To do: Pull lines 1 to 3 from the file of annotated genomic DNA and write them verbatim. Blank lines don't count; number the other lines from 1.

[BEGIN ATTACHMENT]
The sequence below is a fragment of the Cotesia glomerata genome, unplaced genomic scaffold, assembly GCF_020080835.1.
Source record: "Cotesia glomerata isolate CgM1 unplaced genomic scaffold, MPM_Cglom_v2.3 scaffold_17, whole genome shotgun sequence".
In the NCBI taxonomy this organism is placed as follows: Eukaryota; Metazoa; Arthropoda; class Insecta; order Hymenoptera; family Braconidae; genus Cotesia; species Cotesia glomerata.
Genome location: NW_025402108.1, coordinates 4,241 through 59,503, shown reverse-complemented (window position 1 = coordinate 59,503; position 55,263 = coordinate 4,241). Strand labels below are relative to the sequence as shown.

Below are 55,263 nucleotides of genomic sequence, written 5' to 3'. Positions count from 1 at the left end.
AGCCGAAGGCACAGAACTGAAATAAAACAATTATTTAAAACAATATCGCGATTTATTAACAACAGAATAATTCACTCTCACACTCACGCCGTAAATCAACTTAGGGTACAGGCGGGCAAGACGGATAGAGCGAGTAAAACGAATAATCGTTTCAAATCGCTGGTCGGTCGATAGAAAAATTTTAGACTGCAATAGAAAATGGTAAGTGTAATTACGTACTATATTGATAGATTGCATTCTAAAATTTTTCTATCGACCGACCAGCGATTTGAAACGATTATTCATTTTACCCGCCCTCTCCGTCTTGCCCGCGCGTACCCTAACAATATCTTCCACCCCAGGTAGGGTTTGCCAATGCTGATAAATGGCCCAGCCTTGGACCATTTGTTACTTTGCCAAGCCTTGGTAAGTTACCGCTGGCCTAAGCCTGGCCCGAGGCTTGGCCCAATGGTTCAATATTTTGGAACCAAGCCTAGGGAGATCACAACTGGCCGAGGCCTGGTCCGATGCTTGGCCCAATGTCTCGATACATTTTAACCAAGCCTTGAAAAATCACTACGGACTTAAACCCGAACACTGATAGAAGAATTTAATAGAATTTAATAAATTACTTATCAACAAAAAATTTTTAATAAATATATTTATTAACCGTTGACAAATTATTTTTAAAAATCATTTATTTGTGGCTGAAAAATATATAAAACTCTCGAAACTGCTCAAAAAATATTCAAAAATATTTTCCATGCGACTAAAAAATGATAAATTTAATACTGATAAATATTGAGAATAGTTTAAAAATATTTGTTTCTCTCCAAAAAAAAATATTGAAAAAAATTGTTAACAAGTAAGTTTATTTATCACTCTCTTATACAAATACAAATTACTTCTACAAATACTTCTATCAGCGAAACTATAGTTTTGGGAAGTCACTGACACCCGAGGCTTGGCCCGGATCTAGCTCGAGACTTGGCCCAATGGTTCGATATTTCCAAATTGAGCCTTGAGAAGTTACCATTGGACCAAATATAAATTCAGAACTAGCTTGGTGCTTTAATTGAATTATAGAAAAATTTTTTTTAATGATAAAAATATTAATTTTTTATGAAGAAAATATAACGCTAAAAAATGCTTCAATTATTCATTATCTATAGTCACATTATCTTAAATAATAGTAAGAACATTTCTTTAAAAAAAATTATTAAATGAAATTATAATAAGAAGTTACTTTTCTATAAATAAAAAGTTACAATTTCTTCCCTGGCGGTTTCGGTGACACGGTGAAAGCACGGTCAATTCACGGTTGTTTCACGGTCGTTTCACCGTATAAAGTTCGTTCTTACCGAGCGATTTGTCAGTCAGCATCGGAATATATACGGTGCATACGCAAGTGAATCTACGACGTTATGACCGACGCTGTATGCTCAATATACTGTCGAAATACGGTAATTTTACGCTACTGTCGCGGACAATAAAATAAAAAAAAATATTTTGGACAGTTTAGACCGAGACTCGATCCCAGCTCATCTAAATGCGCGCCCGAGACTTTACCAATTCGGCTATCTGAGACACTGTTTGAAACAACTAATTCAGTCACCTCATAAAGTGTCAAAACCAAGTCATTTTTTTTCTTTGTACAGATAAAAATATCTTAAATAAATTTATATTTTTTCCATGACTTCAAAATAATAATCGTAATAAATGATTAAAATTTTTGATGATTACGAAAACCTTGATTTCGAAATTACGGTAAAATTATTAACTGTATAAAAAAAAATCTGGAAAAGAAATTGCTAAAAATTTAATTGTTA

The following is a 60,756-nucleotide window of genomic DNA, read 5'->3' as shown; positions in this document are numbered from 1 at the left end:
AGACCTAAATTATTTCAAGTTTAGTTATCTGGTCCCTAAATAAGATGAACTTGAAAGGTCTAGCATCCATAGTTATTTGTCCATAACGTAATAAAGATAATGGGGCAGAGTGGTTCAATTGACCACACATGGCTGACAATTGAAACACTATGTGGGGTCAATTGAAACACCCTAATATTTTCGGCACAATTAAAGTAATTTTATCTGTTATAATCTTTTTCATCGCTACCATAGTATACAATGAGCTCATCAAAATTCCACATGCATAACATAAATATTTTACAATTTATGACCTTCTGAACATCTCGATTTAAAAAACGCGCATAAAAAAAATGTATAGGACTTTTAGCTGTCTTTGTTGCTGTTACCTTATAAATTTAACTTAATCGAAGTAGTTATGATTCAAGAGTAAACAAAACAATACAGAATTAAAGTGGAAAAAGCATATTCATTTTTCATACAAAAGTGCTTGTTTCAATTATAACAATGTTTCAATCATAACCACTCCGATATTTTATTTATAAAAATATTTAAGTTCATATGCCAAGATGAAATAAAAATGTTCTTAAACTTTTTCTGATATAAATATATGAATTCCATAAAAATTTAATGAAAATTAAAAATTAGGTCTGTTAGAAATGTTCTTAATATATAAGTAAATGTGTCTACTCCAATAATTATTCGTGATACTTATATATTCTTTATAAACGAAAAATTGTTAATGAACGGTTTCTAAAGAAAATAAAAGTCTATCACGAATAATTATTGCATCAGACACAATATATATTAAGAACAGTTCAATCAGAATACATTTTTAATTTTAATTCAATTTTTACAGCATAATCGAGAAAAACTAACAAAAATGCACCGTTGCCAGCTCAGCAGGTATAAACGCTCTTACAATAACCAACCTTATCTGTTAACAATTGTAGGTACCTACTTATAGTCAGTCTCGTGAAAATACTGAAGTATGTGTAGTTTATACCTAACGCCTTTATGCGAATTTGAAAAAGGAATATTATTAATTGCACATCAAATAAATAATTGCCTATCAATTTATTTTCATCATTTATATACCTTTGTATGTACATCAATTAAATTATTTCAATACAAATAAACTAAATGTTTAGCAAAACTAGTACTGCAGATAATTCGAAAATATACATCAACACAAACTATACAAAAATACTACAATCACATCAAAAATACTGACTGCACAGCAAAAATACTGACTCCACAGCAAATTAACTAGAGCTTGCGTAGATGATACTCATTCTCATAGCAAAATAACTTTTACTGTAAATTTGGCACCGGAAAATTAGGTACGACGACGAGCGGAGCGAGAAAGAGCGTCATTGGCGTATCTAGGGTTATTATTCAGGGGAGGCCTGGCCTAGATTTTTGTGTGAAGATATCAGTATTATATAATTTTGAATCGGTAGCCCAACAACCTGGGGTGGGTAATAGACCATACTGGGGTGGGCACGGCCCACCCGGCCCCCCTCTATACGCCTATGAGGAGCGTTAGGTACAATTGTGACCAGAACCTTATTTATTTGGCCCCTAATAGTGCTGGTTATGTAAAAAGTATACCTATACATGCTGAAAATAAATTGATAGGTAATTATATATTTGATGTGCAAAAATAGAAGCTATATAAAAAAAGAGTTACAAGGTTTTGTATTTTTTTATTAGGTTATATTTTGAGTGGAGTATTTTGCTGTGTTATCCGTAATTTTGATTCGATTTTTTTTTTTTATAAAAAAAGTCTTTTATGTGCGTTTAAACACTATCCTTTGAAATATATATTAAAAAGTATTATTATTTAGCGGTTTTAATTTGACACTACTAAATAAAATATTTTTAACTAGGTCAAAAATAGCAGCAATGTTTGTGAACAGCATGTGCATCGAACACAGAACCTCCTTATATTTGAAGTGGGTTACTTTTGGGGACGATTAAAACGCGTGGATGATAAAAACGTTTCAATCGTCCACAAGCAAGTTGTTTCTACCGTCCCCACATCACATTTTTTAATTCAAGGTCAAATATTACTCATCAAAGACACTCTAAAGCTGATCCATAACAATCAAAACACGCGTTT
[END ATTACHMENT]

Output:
The sequence below is a fragment of the Cotesia glomerata genome, unplaced genomic scaffold, assembly GCF_020080835.1.
Source record: "Cotesia glomerata isolate CgM1 unplaced genomic scaffold, MPM_Cglom_v2.3 scaffold_17, whole genome shotgun sequence".
In the NCBI taxonomy this organism is placed as follows: Eukaryota; Metazoa; Arthropoda; class Insecta; order Hymenoptera; family Braconidae; genus Cotesia; species Cotesia glomerata.